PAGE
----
"Let me give you some advice" is the beginning of a conversation that will likely end badly. Advice is most often not understood, not accepted, or ignored, leading to passive or active conflict. Most family members need more understanding, not advice. Most families need more listeners.
Most of us think we are good listeners; but we are not. We might give someone a "turn," but while they are speaking we are already formulating our own comments. Then we pounce into the conversation understanding the "facts," but not the feelings, of the other person.
If you want to show your love to someone, try the following exercise. It is safe, simple, and over my years of teaching has brought me the undeserved credit for "saving our marriage," "helping us get engaged," or "reminding us why we love each other."
Step 1: Create a listening space
Go to a place where you are free from distractions (including cell phones) and where you will not be interrupted. Sit face-to-face across a table where you can see the non-verbal reactions that you cannot see when sitting side-by-side in a car or while walking in the park.
Step 2: Suspend
Do not make recommendations at any time. Do not inject your opinion. Do not contrast their perspective with yours or "parrot" what they have said. Suspend judgment, your role and your history. Suspending doesn't mean you are letting go of your beliefs or values; it just means that you are keeping them out of the conversation so that others can bring all that they have into a safe conversational space.
If you are a parent talking to a teenage child, you might ask, "Can we talk as friends?" If you are talking to your spouse you might say, "I just want to understand your feelings about …" Most of us assume that others are judging our words. If someone begins a conversation by saying, "You are probably not going to like this but … ," then you know they anticipate your judgment.
Step 3: Start with a safe, positive topic
Sex, religion and politics are usually not good starting points for a safe conversation. These are topics that emphasize difference. Questions that ask for safe reflection are best, even if they are not the significant issue that you want to discuss. Examples are:
What is the best lesson your mother ever taught you?
Why do you think you love (sports, hunting, scrapbooking,) so much?
Who was your best teacher or mentor growing up?
Be sure and keep them talking. Do not jump in and answer your own question with your own story. This is about them, not you.
Step 4: Ask neutral questions
Imbedded in most of our questions are implied solutions. "Have you thought about adding more sugar?" is not a neutral question. You might as well be saying, "If you want me to eat these they need to be sweeter." Worse yet are questions like, "Have you seen a therapist about that? Considered a divorce? Thought about a career change?" These are life-changing recommendations disguised as inquiry that are not backed up with information.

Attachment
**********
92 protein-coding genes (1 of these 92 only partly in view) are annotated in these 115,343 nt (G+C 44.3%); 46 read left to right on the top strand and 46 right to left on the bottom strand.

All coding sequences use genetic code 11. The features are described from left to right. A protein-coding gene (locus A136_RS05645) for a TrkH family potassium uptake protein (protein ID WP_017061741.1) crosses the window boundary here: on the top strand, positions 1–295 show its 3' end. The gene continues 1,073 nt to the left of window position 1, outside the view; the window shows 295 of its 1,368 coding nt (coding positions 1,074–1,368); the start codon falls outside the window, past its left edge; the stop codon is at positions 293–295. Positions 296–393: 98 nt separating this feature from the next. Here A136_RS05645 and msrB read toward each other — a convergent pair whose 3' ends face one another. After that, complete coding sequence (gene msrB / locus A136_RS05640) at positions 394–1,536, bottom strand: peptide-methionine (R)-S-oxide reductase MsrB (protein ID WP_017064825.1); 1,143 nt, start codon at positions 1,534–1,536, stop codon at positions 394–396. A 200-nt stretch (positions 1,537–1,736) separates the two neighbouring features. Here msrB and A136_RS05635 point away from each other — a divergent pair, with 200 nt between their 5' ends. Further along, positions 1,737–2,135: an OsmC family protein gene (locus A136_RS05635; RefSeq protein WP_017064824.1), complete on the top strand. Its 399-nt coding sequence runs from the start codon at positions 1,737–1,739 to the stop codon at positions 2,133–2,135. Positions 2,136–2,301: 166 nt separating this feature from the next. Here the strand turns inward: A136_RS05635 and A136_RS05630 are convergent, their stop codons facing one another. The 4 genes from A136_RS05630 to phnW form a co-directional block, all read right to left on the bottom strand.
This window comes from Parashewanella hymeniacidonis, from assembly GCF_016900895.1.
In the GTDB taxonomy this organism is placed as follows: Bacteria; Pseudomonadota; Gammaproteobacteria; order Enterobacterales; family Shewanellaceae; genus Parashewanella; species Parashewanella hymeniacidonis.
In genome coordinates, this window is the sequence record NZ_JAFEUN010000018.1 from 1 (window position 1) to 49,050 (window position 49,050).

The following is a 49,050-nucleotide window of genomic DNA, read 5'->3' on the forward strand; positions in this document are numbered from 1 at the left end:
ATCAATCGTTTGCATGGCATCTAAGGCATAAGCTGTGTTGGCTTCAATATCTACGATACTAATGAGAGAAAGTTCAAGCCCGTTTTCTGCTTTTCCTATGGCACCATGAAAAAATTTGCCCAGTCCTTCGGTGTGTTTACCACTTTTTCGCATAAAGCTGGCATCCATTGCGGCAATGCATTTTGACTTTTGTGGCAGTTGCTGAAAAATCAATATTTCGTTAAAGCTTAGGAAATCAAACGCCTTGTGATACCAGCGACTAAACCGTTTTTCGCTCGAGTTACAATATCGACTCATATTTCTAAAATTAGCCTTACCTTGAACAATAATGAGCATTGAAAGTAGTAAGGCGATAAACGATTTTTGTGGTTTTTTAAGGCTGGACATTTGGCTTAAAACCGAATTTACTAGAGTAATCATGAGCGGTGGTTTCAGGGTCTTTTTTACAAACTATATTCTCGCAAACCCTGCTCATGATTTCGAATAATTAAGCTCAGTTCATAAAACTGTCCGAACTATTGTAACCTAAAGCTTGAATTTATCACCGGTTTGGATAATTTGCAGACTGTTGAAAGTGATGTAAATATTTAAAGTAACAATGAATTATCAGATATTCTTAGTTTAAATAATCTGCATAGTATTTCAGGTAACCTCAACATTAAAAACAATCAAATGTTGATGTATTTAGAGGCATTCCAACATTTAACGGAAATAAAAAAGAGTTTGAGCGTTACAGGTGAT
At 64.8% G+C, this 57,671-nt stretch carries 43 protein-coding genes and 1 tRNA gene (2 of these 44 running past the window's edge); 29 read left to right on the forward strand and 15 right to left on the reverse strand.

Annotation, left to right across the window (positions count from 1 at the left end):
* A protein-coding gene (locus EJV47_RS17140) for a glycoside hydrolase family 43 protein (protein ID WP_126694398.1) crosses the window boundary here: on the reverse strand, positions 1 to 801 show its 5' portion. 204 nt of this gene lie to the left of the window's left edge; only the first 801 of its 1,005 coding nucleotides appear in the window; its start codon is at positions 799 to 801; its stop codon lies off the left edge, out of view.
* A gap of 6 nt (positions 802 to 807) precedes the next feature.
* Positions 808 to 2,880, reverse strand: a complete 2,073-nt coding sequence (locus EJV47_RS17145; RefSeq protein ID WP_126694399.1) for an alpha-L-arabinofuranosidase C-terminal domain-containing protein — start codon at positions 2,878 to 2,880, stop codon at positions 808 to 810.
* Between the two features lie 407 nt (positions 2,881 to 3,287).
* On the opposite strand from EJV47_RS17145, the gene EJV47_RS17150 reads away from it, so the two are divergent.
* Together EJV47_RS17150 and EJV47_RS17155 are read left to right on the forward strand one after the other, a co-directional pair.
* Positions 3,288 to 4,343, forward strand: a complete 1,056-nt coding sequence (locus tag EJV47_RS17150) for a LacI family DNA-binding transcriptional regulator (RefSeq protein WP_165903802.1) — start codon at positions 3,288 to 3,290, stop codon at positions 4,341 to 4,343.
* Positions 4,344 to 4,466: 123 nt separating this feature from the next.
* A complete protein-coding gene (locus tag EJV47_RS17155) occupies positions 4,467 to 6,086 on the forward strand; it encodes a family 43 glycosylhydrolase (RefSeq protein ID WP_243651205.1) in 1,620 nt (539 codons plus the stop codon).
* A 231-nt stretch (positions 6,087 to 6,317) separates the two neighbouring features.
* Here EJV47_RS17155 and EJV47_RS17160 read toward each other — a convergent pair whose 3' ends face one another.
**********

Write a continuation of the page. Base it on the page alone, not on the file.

Most people do not know what they think until they hear what they say. It is better to keep people talking until you know what they know, and they know what they think. Try:
"Say more about … "
"How did that make you feel?"
"Why do you think you feel that way?"
Step 5: Continue for as long as you can
Five minutes is a good first effort. Beyond ten minutes, the conversation has a life of its own that causes change. We find new roles, new patterns and new expectations that lead to revelation and deeper relationships.
You do not need to have the other person's permission to do this exercise. In fact, it works best if you do it without them knowing, as a gift. Do not expect or demand reciprocity. That ruins the exercise. Just begin in a safe space to suspend judgment, talk about something safe, keep the conversation going with neutral questions, and listen. You will be amazed by the social intimacy you can create.
One student told me, "We began talking about his love for the outdoors and ended with the revelation that he had been abused as a child. He told me he had never planned to tell me because he was ashamed. I told him I was so proud of his courage. It was our best moment in seven years of marriage."
Another student said, "We were going on dates and hanging out, but she wanted to take the relationship further. I didn't know what to do. Now we are both further down the road than we expected."
My grandmother has been dead for 30 years, yet I think of her every day. Just like all of her grandchildren, I am sure I was her favorite. While we appreciate the wisdom and the wonderful stories she told about our pioneer heritage, the way she made us all feel like we are her favorite was by listening. Listening, not speaking, is the language of love. We knew that she loved us because she listened.
Scott C. Hammond, PhD, is a professor at the Jon M. Huntsman School of Business at Utah State University. He is the author of "Lessons of the Lost: Finding Hope and Resilience in Work, Life, and the Wilderness." He can be reached at scott.hammond